David Weiller: Meditating on the world’s rainforests

David Weiller

On January 1, 2021 Frenchman David Weiller found a unique way to greet people a happy new year – on his YouTube channel, he posted a six-and-a-half minute video of monarch butterflies fluttering by the thousands and landing on a tree. All the ambient sounds were captured too – the birds, crickets. There was no music on the video, no commentary. Just the butterflies fluttering, going about their day in the Monarch Butterfly Biosphere Researve, Mexico; the tree so laden that you could not tell if what you saw were butterfly wings or leaves.

Weiller, 43, calls this “meditation biology” – he carries his camera to different parts of the world to capture images of creatures that city dwellers rarely see. And he posts videos with no commentary or music, only natural sounds.

On December 28, 2020, Weiller posted a video from the rainforests of Borneo that was less than a minute long – a mantis, deep in concentration, is meditating too as it lays its eggs. And the viewer can see the eggs emerge like froth, as the mantis squeezes it out, its nether parts twitching. From the forests of Costa Rica, he captured hummingbirds, with all the twittering in the background.

Another video is of a metallic blue paper wasp, busily building its home. On this too, the sounds in the background are all clearly audible. This was shot in Tambopata, in the Amazon rainforests of Peru.

There is a wealth of such sights to see on the website of this 43-year-old, who documents the creatures of the rainforest as a hobby. He has been at the photography for 15 years, beginning when his friend Thomas Marent asked if he would go with him to Tanzania in 2008 – on that trip, he filmed chimpanzees in the Jane Goodall Gombe National Park.

Ever since, fascinated by the rich diversity of the rainforests, he has travelled for about two months each year, filming the tiny inhabitants of rainforests. “The most difficult part is to find what I want to film. For primates, mammals and birds, it’s important to find a place where they are used to people, so they are a bit less shy,” he says, over email.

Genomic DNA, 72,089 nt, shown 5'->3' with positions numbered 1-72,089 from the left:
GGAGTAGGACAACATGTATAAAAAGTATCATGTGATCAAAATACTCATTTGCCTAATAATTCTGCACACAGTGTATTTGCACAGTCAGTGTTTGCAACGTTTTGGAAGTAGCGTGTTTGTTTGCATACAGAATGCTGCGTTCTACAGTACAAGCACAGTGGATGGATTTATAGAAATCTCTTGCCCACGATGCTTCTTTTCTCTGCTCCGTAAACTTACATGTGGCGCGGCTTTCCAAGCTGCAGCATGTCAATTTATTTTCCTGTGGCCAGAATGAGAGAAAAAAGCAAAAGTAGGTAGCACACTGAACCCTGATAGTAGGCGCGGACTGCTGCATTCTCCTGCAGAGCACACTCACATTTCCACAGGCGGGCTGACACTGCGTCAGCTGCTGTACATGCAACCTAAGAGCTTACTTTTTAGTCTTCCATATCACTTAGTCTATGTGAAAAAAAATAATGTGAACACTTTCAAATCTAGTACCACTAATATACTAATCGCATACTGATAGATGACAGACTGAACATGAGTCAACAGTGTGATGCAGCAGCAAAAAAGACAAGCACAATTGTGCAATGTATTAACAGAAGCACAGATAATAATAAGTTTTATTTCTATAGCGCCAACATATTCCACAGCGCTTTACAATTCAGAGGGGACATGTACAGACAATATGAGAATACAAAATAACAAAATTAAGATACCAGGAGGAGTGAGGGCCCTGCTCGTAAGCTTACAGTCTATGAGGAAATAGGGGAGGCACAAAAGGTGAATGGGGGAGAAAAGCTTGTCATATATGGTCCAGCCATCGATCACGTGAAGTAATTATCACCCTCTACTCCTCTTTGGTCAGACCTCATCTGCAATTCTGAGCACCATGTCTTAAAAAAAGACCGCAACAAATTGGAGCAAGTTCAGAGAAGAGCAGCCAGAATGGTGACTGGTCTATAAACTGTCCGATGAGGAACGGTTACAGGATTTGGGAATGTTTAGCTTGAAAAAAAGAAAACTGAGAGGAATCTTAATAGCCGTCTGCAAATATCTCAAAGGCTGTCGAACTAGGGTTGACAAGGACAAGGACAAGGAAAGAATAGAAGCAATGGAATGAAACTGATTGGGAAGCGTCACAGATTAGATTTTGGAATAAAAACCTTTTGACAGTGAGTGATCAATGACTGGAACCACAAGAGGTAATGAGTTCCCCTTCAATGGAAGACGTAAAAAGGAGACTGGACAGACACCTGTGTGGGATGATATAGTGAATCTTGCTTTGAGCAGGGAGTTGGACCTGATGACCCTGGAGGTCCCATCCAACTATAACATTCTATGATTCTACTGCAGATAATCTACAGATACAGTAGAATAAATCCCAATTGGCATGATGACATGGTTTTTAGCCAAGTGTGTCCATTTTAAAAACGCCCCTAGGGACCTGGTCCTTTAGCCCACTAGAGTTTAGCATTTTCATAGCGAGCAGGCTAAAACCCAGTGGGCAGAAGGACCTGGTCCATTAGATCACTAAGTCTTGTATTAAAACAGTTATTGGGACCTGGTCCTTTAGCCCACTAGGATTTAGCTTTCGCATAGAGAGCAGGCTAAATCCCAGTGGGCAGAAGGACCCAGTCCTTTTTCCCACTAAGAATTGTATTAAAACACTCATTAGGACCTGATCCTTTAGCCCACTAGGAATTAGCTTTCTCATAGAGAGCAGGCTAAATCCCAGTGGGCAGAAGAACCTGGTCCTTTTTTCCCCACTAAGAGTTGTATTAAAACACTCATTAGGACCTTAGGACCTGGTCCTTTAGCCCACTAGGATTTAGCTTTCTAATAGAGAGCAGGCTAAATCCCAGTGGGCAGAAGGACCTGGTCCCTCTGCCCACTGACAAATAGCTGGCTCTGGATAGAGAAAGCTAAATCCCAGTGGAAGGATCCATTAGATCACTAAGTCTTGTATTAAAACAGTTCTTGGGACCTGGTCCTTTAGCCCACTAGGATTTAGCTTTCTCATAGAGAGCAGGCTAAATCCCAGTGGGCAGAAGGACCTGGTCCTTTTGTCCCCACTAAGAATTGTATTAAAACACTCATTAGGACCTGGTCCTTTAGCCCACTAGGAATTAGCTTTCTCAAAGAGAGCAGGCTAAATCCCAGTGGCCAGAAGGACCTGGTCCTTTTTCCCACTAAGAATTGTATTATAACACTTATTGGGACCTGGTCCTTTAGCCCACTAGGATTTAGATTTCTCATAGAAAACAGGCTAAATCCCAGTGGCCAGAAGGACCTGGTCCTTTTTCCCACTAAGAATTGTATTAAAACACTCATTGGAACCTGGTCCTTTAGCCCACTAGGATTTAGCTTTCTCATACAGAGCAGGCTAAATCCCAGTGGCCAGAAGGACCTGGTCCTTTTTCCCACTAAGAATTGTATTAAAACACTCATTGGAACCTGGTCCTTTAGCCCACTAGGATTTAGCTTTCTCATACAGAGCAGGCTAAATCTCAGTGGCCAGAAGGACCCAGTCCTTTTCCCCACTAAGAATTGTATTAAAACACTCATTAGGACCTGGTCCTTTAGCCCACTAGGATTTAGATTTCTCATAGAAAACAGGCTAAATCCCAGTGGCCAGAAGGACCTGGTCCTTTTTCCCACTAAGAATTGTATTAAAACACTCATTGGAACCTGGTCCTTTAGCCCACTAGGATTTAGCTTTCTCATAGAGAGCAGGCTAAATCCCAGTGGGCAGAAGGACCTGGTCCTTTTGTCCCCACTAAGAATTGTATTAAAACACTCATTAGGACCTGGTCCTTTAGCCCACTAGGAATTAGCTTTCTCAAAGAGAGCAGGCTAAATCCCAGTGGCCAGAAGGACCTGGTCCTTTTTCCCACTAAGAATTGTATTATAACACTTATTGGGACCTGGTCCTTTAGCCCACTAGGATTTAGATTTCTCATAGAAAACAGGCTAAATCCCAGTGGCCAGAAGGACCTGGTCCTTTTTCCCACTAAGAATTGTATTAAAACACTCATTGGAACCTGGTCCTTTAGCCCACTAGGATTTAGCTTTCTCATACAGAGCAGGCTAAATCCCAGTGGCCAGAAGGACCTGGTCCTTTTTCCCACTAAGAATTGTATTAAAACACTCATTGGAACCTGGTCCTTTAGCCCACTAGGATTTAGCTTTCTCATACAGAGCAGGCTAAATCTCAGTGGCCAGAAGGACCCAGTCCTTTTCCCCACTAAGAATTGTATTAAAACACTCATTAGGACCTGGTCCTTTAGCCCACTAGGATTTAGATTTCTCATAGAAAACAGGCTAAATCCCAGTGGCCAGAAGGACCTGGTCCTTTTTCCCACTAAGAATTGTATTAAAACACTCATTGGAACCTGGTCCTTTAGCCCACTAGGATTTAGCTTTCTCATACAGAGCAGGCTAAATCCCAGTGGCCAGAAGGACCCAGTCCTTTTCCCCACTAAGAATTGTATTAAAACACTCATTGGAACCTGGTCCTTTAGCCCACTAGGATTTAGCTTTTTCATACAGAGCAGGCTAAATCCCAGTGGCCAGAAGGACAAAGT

Weiller says he does some background research, so he can find a good guide and also settle on the best season to visit. “It needs a lot of luck. Sometimes you can get a good shot in five minutes. Or you need maybe one day or one week, for example, when you have to wait and hide for a certain species of bird or mammal to appear. It needs patience and endurance; what is even more important is not to give up.”

Weiller holds a Masters degree in physics, and his routine work has nothing to do with photography. It is only rarely that he can sell his videos, so he continues to do it as a hobby, without the expectation of being able to make a living from it.

Does research on the creatures he films take a lot of time? “When I’m in the field, I photograph many more animals than the main target species. So it is only afterwards that I can read about them and understand their biology and evolution. I mostly find the material I need online; I also occasionally buy specialized books. But I’m not a researcher…I don’t need to go very deep. I focus on the pictures and the filming.”

He hopes that his images will evoke an interest in younger viewers. “I want to raise awareness; I’d like young people to study these fields. Even for those who just want to sit and relax, especially in these COVID times, I hope the images will help them immerse in the rainforest. I call it meditation biology.” To view more videos, visit: https://www.youtube.com/c/DavidWeiller

Rosamma Thomas is an independent journalist




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